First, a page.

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How could we calculate Planned %?

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Mohammed Abo El Magd
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How could we calculate Planned % or Scheduled % ? for comparison purpose, as an example, between Actual % vs. Planned %.

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Alex Rozenkevich
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Hello Mohammed,

As I understood you need a technical advise i.e. how to do it using f.e. P3. First of all you need to make sure that some common measure resourse is assigned to your activities. (f.e. manhours). Than you create a target, assign it to you current project and can already see planned, earned and current estimate figures in resource profile view. To create an S-curve in Excel you need to export data using primavera reports.

Hope this is what you’ve asked about.

Alex
Charleston-Joseph...
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Hello,

First of all a clear understanding of construction progress is essential. Does S-curve ring a bell.

Whether you use EV, P3, Excel, PERT/CPM or other planning tools, the way construction were done, are ongoing, and will be done, the construction progress as monitored in uniform interval within the timeline (for example-week, months) will look like a bell shape. The cummulative progress will look like an S-curve.

The fundamentals is that construction tend to slow at the start of the timeline (shop drawings submittal, materials submittal, etc). In due course there will be more workfronts, more delivery of materials, incerease availability of shop drawings, etc. As the project approach completion, there will be not much work to be done.

In calculating planed %, you can apply a value for each activities and compute the equvalent percentage of this value for that particular activities. In your Gantt Chart where you have the start and finish date of activities, distribute the equivalent percentage in the timeline. Then, you add all the value that falls within the particular time interval (say weeks, months, etc)

Now you have the planned % for each time interval.

IMHO

Charlie
Ernesto Puyana
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Hello.

I mean there`s more than one way to apply the EV concept: activity cost and man-hours being the most widely used because they are applicable to any kind of job. However, on certain cases, where project scope allows, EV could be calculated in M3 of concrete, Tons of steel, meters of pipe, etc.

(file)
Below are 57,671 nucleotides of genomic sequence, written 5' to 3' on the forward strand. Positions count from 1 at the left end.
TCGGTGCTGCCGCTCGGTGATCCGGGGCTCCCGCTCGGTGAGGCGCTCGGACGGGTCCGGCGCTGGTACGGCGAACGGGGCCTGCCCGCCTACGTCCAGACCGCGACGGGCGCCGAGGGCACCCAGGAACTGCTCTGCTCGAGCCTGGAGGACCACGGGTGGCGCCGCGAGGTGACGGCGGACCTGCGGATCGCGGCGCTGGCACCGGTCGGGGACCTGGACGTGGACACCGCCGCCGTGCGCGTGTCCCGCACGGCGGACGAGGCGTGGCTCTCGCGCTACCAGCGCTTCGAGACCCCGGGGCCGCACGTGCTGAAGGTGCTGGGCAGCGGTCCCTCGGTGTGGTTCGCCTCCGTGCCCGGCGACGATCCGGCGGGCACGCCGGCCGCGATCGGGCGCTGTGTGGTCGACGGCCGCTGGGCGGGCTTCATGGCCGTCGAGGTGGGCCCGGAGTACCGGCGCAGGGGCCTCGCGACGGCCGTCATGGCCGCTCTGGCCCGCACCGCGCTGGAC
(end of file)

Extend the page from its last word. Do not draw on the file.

On how to calculate Planned %, apply the procedure described before: using the project progress option, combines with the spotlight. This would be a nice feature to add to a wish list for future updates: a target percent complete column.
Mohammed Abo El Magd
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Hello Gentlemen,
First of all I’d like to ask Ernesto, how Primavera allows many other methods and where I could do that in the soft were? Or do you mean the method available to calculate the ETC?
Second, thank you Adel for your kind offer. But the problem that not all the time you can report for the project progress using EV, all the time , you been asked to report as I explained before (Actual % against Scheduled %). And even if you reported using EV, you will go through the same question (How could I calculate the Scheduled % ?) to get the Planned value or BCWS.

Best Regards
Ernesto Puyana
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There`s no doubt EV is the best way to measure progress, specially in lump sum contracts, since payment depends on it.

However, measuring % complete the way suretrak or primavera measure it when no cost or resources are loaded onto activities is a pretty simple and easy way to keep track of projects. We`ve been using it on a weekly basis on small and large projects, with good results.

After all what one needs is a baseline to compare against; what changes when using dollars, man-hours or days is the specific weight of each activity.
Adil Gibreel
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I think this should be donre using the EV (Earned Value) by considering both the work done and the cost of that work compared to the planned work and cost. If you are not familiar with EV, I will be more than happy to elaborate n that
Ernesto Puyana
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the most common asumption made to model activity progress is that there is a lineal relationship between time elapsed and work performed. Thats not always the case, but that’s why Primavera allows several other models.
Mohammed Abo El Magd
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Hallow Christian
Thank you for your replay. The problem is, if we assumed that we have activity of

10 days duration and
800 units assigned to it.
One day elapsed, so, the Planned % will be calculated as follows,
800/10 = 80 unit / day
80 unit (Just one day elapsed)/800unit = 0.1*100 = 10%
Means that after one day, I should accomplish 10% of this activity. Even if we calculate it using time units
(1/10) * 100 = 10%

And here is the problem, is it correct to say that If 10% of the project elapsed I should accomplish 10% of the work?

I think many factors should be taken in consideration to calculate the Planned %.

What is your opinion Christian?

Cheers
Christian Adrian ...
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Hello Mohammed

Is your programme done in P3 3.1? if so then you may use the update progress tools... change your date into a new data date then you may select "all activities" or "selected activities" the press update...

Hope this helps...

Christian